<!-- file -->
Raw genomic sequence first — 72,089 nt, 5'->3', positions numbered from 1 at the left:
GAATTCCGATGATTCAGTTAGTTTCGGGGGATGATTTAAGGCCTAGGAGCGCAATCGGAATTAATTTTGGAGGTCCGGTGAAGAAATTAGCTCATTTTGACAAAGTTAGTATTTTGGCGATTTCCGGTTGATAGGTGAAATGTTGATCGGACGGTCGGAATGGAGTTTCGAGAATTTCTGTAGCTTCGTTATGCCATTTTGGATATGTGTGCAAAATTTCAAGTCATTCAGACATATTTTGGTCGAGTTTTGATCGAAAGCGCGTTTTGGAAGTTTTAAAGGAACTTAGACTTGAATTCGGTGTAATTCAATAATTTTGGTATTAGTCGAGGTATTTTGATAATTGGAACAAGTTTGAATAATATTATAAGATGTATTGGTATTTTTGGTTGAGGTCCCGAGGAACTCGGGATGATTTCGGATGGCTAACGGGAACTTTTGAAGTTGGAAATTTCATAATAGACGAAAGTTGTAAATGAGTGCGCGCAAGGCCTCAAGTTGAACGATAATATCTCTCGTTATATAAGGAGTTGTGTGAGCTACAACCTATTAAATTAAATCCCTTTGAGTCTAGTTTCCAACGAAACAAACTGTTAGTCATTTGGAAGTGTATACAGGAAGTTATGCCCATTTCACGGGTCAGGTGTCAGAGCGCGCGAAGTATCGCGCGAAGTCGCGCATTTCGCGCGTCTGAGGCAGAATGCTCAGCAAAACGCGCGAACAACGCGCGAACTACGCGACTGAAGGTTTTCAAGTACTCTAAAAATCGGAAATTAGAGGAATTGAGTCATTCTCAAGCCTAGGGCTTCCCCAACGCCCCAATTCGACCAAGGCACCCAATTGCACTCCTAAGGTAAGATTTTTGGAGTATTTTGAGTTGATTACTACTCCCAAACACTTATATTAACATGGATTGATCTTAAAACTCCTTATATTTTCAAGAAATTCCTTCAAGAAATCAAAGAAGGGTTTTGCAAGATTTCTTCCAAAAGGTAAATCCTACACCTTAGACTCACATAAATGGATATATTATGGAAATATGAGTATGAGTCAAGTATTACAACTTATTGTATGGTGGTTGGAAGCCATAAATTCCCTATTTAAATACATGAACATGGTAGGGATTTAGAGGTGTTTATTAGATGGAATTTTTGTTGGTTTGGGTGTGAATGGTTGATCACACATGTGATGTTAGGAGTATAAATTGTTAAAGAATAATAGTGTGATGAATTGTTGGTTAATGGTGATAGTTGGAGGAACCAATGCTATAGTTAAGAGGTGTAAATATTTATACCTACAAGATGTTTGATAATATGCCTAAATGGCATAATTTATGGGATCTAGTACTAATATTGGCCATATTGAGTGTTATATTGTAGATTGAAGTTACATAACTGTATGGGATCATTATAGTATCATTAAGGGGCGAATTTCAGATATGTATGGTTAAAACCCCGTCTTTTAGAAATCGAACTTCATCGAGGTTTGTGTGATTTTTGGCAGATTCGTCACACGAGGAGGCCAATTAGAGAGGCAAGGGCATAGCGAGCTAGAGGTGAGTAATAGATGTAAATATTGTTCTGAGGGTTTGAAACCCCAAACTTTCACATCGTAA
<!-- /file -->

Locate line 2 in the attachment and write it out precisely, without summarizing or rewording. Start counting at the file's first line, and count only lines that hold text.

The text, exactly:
GAATTCCGATGATTCAGTTAGTTTCGGGGGATGATTTAAGGCCTAGGAGCGCAATCGGAATTAATTTTGGAGGTCCGGTGAAGAAATTAGCTCATTTTGACAAAGTTAGTATTTTGGCGATTTCCGGTTGATAGGTGAAATGTTGATCGGACGGTCGGAATGGAGTTTCGAGAATTTCTGTAGCTTCGTTATGCCATTTTGGATATGTGTGCAAAATTTCAAGTCATTCAGACATATTTTGGTCGAGTTTTGATCGAAAGCGCGTTTTGGAAGTTTTAAAGGAACTTAGACTTGAATTCGGTGTAATTCAATAATTTTGGTATTAGTCGAGGTATTTTGATAATTGGAACAAGTTTGAATAATATTATAAGATGTATTGGTATTTTTGGTTGAGGTCCCGAGGAACTCGGGATGATTTCGGATGGCTAACGGGAACTTTTGAAGTTGGAAATTTCATAATAGACGAAAGTTGTAAATGAGTGCGCGCAAGGCCTCAAGTTGAACGATAATATCTCTCGTTATATAAGGAGTTGTGTGAGCTACAACCTATTAAATTAAATCCCTTTGAGTCTAGTTTCCAACGAAACAAACTGTTAGTCATTTGGAAGTGTATACAGGAAGTTATGCCCATTTCACGGGTCAGGTGTCAGAGCGCGCGAAGTATCGCGCGAAGTCGCGCATTTCGCGCGTCTGAGGCAGAATGCTCAGCAAAACGCGCGAACAACGCGCGAACTACGCGACTGAAGGTTTTCAAGTACTCTAAAAATCGGAAATTAGAGGAATTGAGTCATTCTCAAGCCTAGGGCTTCCCCAACGCCCCAATTCGACCAAGGCACCCAATTGCACTCCTAAGGTAAGATTTTTGGAGTATTTTGAGTTGATTACTACTCCCAAACACTTATATTAACATGGATTGATCTTAAAACTCCTTATATTTTCAAGAAATTCCTTCAAGAAATCAAAGAAGGGTTTTGCAAGATTTCTTCCAAAAGGTAAATCCTACACCTTAGACTCACATAAATGGATATATTATGGAAATATGAGTATGAGTCAAGTATTACAACTTATTGTATGGTGGTTGGAAGCCATAAATTCCCTATTTAAATACATGAACATGGTAGGGATTTAGAGGTGTTTATTAGATGGAATTTTTGTTGGTTTGGGTGTGAATGGTTGATCACACATGTGATGTTAGGAGTATAAATTGTTAAAGAATAATAGTGTGATGAATTGTTGGTTAATGGTGATAGTTGGAGGAACCAATGCTATAGTTAAGAGGTGTAAATATTTATACCTACAAGATGTTTGATAATATGCCTAAATGGCATAATTTATGGGATCTAGTACTAATATTGGCCATATTGAGTGTTATATTGTAGATTGAAGTTACATAACTGTATGGGATCATTATAGTATCATTAAGGGGCGAATTTCAGATATGTATGGTTAAAACCCCGTCTTTTAGAAATCGAACTTCATCGAGGTTTGTGTGATTTTTGGCAGATTCGTCACACGAGGAGGCCAATTAGAGAGGCAAGGGCATAGCGAGCTAGAGGTGAGTAATAGATGTAAATATTGTTCTGAGGGTTTGAAACCCCAAACTTTCACATCGTAA